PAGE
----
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Randi Kramer was handed a $368 ticket for distracted driving Monday, despite not using her cellphone while behind the wheel, according to her son. (Trevor Kramer)

The Vancouver police have cancelled a senior's $368 distracted driving ticket after the driver complained her cellphone was merely sitting in the cup holder of her car while she was stopped at a red light.

The ticket drew plenty of attention online after Trevor Kramer, the senior's son, took to Twitter Monday to call out the police department's traffic unit, saying his mom was neither touching nor even looking at her phone at the time.

Hey @IRPlawyer, what do you think of this? My mom is in her 70s, has never had a single ticket in 50+ years of driving in BC. Today, she got a $368 ticket for having her phone visible (plugged in while connected to Bluetooth for voice / SMS). She wasn’t looking at / touching it. pic.twitter.com/ofuTSOxzYi

— Trevor Kramer Ⓥ (@tkhereandthere) September 30, 2019

"She had both hands on her steering wheel, was looking straight ahead waiting for the traffic to move forward, when somebody tapped on her passenger-side window," Kramer said. "She initially thought it was a panhandler."

However, to his mom's surprise, it was a uniformed Vancouver police officer, who handed her a $368 violation ticket for having her cellphone out.

"He told her that the reason for the ticket was that her phone was charging and visible, which he said was not allowed."

The story attracted outrage among drivers – "My mom is in her 70s, has never had a single ticket in 50+ years of driving in B.C.," Kramer tweeted – even drawing the ire of a Vancouver criminal lawyer who offered to take up the case pro bono.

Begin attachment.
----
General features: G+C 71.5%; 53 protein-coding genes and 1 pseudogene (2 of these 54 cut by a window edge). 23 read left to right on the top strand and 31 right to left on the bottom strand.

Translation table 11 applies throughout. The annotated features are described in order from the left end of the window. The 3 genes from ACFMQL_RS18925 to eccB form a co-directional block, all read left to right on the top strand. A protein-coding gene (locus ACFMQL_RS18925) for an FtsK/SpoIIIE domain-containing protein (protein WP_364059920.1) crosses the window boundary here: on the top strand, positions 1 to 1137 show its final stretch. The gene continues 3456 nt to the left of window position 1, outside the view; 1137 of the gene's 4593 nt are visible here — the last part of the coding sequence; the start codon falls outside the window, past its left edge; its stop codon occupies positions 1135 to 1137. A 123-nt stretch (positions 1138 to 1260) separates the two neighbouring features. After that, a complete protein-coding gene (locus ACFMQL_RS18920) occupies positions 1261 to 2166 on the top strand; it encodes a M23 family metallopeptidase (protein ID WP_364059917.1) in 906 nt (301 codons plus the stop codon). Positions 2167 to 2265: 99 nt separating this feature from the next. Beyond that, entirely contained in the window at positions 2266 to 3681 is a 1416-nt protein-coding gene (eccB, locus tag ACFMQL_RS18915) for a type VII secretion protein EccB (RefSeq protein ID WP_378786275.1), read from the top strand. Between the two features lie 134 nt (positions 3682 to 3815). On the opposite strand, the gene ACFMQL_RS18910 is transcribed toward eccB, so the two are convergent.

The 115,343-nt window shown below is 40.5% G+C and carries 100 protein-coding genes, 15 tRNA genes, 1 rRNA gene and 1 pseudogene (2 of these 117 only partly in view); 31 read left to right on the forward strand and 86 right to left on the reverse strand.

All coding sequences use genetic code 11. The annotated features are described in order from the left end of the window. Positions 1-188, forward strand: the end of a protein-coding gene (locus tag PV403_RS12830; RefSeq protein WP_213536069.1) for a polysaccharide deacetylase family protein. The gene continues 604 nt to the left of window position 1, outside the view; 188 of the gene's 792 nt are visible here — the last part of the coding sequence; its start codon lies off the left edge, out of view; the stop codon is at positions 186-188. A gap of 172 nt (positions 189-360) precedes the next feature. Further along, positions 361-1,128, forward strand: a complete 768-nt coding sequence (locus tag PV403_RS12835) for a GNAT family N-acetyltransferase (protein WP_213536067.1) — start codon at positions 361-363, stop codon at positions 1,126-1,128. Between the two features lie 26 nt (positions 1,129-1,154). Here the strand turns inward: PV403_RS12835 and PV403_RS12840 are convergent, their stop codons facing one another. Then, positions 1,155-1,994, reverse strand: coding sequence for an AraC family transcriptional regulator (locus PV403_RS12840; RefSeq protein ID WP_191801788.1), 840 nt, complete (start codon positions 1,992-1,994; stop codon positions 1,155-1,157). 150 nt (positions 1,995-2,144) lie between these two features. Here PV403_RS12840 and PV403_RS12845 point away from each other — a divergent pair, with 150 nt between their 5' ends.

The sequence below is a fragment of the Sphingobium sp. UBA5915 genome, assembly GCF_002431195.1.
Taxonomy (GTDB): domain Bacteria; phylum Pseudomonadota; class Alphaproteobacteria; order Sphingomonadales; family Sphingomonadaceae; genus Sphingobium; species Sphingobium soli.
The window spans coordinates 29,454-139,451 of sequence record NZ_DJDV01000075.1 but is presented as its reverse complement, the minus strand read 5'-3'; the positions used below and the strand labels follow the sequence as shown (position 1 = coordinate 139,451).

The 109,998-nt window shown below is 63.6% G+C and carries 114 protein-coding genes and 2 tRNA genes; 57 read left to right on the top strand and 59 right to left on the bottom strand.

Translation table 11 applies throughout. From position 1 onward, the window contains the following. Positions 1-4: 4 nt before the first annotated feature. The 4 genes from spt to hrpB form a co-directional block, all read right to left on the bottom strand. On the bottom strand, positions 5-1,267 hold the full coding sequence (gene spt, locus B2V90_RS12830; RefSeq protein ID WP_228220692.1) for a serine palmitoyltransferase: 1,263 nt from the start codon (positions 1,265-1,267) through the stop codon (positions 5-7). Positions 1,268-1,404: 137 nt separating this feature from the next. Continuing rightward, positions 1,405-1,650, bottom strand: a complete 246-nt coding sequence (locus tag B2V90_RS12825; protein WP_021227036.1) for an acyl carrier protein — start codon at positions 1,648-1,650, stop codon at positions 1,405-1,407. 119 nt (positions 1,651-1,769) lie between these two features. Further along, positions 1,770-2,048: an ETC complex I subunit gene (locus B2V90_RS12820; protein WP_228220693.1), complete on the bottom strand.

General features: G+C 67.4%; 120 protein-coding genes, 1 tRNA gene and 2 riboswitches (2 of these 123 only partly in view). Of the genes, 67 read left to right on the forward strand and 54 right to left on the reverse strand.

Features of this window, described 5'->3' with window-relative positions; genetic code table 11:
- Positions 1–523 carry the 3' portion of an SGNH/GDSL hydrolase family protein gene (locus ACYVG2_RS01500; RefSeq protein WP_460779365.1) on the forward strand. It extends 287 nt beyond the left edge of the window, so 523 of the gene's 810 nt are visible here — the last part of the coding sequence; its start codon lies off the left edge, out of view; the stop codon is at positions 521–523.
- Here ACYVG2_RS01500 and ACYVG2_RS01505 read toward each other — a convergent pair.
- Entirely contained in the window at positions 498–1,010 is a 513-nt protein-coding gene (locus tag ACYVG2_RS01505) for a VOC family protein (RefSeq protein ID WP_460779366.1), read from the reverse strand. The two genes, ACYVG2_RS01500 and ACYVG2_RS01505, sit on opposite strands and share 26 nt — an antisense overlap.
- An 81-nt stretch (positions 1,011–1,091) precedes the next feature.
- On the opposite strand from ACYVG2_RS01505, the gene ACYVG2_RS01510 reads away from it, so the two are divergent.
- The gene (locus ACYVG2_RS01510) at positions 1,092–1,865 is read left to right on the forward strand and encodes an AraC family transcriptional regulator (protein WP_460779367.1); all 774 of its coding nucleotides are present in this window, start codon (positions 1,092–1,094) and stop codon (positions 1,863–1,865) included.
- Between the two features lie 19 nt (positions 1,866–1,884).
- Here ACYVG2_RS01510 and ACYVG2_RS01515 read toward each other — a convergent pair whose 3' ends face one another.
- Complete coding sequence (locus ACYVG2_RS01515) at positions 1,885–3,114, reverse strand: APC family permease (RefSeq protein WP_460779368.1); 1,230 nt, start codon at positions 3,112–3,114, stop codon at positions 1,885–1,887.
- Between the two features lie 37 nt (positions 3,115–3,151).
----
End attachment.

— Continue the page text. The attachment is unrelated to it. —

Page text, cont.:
"I argued a case earlier this year in B.C. Supreme Court involving somebody who was ticketed for basically the same course of conduct involving their cellphone," said lawyer Kyla Lee, who specializes in automotive crimes.

"If they're trying to prohibit people from charging their phones or having phones loose in the vehicle, they need to make that clear to the public so the public can adjust their behaviour accordingly," she said.

"What Ms. Kramer was doing in this case does not pose any risk of causing an accident, so it's unnecessary."

The Vancouver Police Department finally cancelled the ticket on Wednesday and apologized, Kramer said.

"A few minutes ago my mom called me and said she had a call from a sergeant… who apparently apologized and let her know the ticket has been voided and it won't be forwarded to ICBC," Kramer said Wednesday afternoon.

The Victoria Police Department weighed in on the confusion over where a cellphone can be safely – and legally – stowed inside a vehicle while the vehicle is in use.

"The distracted driving law does stipulate that if you basically interact with that electronic device in one or more ways, that would be a violation," said Victoria police traffic section Const. Stephen Pannekoek. "Had it just been down and she had not interacted, I, as an officer, would not write the ticket."

Pannekoek said the illegal use of cellphones behind the wheel in Victoria remains "prolific."

"Keep the eyes on the road," he said. "You just never know when there might be either another distracted driver out there or someone who's just not paying attention."

Pannekoek said distracted driving remains the main killer on local roads and highways, followed by impaired driving, excessive speed and failing to yield.

Distracted driving is a factor in an average of 77 deaths on B.C. roads every year.